According to other variations, a skin straining device comprises: a first straining element comprising a first skin attachment structure; a second straining element comprising a second skin attachment structure; a handle structure coupled to at least one of the first straining element and the second straining element, configured to move the first straining element with respect to the second straining element; and wherein the first attachment structure and second attachment structure are configured to be positioned on opposite sides of a skin treatment region, and wherein the first and second straining elements are each configured to move with respect to each other in a manner that changes a distance between the first attachment structure and the second attachment structure; and a measuring element configured to determine a measurement corresponding to amount of force applied to the skin region. According to some variations the measurement comprises a predetermined amount of strain applied to the skin. According to some variations, the measurement comprises a predetermined amount of compressive strain applied to the skin. According to some variations the measurement comprises a predetermined amount of tensile strain applied to the skin. According to some variations, the measurement comprises a predetermined amount of compressive force applied to the skin. According to some variations, the measurement comprises a predetermined amount of tensile force applied to the skin. According to some variations, the device further comprises a dressing configured to be placed on a pre-strained skin region to maintain at least a portion of the strain. According to some variations, the device is further configured to apply a strain of at least about 20% to the skin region. According to some variations, the device is further configured to apply a strain of at least about 40% to the skin region. According to some variations, the straining structure comprises a first frame structure and the second straining structure comprises a second frame structure, wherein at least one of said first and second frame structures is configured to provide an area of space in which to guide positioning of a skin treatment region. According to some variations, the device further comprises a dressing removably coupled to the device, wherein the dressing is configured to be positioned on a skin region strained by the device. According to some variations, the first attachment structure and second attachment structure each comprise a plurality of attachment elements. According to some variations, each of the plurality of attachment elements of each of the first and second attachment structures provide a variable strain between an adjacent attachment element. According to some variations, the device further comprises a plurality of spring elements each of said plurality of spring elements positioned between adjacent attachment elements. According to some variations, the attachment structures comprise a skin adhesive.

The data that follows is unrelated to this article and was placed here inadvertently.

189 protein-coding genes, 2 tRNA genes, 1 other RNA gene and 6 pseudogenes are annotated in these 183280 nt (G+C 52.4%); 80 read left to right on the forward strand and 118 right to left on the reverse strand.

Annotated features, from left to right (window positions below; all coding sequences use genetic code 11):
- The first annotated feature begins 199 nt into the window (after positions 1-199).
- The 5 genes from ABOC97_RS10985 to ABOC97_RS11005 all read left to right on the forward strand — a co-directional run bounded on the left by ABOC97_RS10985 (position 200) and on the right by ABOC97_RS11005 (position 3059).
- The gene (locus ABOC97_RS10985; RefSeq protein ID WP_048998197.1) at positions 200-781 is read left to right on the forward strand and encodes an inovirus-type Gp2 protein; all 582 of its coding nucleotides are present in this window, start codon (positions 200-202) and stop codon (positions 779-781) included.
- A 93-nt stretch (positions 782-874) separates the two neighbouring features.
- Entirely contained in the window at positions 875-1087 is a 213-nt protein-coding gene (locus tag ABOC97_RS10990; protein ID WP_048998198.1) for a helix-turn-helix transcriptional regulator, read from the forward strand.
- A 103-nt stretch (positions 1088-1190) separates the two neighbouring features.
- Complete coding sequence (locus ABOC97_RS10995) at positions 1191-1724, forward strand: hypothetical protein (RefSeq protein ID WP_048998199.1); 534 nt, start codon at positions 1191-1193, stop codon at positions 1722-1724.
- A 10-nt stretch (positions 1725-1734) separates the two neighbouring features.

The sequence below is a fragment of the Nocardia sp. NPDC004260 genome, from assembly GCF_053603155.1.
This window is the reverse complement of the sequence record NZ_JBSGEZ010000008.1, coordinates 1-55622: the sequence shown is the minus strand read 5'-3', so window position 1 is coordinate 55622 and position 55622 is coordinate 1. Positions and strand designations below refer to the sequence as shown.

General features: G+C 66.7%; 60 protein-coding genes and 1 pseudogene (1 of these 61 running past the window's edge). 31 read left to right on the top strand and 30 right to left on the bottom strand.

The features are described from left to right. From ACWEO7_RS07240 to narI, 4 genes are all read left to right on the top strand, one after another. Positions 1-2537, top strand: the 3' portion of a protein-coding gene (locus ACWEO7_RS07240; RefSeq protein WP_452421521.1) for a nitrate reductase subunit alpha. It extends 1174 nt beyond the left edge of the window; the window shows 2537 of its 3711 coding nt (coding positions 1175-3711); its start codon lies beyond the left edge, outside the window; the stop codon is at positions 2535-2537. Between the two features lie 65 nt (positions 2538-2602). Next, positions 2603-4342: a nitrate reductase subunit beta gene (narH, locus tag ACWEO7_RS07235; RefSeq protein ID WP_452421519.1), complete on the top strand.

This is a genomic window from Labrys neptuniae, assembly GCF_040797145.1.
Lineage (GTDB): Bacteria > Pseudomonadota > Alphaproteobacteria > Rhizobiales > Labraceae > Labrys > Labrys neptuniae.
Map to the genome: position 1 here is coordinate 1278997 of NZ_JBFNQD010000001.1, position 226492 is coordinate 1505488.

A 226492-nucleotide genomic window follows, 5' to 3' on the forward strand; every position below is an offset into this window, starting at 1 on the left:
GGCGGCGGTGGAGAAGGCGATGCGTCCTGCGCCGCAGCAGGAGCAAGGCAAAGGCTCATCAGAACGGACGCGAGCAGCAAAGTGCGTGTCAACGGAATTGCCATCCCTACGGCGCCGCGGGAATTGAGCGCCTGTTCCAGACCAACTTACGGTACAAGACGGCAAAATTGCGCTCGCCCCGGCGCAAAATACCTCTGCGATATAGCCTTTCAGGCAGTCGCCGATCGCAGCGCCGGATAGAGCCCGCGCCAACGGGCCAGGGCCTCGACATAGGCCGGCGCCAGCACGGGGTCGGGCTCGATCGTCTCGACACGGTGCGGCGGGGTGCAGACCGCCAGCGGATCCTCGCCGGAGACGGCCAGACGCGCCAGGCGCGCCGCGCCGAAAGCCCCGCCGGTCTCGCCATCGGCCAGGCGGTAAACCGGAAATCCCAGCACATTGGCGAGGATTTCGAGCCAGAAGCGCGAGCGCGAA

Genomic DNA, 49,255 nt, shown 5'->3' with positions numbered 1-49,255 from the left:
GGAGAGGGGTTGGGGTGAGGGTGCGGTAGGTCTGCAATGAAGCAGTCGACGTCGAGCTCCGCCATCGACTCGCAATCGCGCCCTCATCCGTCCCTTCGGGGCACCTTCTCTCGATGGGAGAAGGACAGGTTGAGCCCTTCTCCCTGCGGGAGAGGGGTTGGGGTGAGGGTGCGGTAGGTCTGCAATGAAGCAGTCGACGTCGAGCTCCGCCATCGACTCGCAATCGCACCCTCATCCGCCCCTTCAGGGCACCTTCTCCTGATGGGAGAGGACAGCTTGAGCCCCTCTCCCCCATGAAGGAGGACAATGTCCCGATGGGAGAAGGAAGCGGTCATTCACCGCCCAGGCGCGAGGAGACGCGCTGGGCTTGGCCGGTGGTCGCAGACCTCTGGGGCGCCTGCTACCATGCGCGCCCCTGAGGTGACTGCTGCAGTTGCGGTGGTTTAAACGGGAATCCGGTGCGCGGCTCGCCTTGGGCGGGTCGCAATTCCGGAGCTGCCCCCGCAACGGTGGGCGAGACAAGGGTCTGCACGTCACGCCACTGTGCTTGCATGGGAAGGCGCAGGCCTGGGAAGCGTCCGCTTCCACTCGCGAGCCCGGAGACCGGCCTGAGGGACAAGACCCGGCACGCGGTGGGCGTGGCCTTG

BRIEF DESCRIPTION OF THE DRAWINGS

FIG. 1A is a superior view of a skin treatment device in a first position; and FIG. 1B is a superior view of the skin treatment device of FIG. 1A in a second position.

FIG. 2A is a superior view of a skin straining device and dressing assembly in a first position. FIG. 2B is a superior view of the skin straining device of FIG. 2A in a second position; FIG. 2C is an inferior view of the skin straining device of FIG. 2A in the second position; FIG. 2D is a superior view of the skin straining device of FIG. 2A in a third position in a first configuration; FIG. 2E is a superior view of the skin straining device of FIG. 2D in a second configuration. FIG. 2F is a cross sectional view of FIG. 2A along line A-A OF FIG. 2A.

FIG. 3A is a superior view of a skin straining device and dressing assembly in a first position. FIG. 3B is a side elevational view of the device of FIG. 3A.

FIG. 4A is a superior view of a skin stress unloading or straining device in a first position; FIG. 4B is a superior view of the device of FIG. 4A in a second position.

FIG. 5A is a perspective view of a skin stress unloading or straining device in a first position; FIG. 5B is a perspective view of the device of FIG. 5A in a second position.

DETAILED DESCRIPTION